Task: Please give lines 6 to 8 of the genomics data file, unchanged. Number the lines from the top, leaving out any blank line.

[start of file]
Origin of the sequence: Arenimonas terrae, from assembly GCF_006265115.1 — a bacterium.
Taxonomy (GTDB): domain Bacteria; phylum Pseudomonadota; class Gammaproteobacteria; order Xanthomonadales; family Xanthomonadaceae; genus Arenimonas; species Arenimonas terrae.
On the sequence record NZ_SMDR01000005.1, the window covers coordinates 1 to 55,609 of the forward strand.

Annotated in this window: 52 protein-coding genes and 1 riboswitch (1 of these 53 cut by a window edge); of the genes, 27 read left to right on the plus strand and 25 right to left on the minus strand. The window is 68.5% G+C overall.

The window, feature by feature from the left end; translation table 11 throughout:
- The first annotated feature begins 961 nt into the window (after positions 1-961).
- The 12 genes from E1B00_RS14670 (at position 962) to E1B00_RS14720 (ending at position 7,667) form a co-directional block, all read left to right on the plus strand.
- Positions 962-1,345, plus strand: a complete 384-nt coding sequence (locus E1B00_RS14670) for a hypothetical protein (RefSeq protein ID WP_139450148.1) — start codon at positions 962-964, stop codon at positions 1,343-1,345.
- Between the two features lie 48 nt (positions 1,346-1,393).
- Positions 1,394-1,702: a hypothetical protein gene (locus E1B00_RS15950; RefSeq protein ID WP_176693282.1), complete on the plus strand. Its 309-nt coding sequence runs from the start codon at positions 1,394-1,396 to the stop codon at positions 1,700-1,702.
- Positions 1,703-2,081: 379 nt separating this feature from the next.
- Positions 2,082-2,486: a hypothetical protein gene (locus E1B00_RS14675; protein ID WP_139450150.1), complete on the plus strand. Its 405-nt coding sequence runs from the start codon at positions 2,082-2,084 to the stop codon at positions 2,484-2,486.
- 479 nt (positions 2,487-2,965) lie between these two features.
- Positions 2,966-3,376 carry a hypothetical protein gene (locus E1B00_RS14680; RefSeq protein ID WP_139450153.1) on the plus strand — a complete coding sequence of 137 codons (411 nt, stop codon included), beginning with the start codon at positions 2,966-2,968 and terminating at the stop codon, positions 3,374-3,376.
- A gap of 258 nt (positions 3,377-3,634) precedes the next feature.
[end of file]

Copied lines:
- The first annotated feature begins 961 nt into the window (after positions 1-961).
- The 12 genes from E1B00_RS14670 (at position 962) to E1B00_RS14720 (ending at position 7,667) form a co-directional block, all read left to right on the plus strand.
- Positions 962-1,345, plus strand: a complete 384-nt coding sequence (locus E1B00_RS14670) for a hypothetical protein (RefSeq protein ID WP_139450148.1) — start codon at positions 962-964, stop codon at positions 1,343-1,345.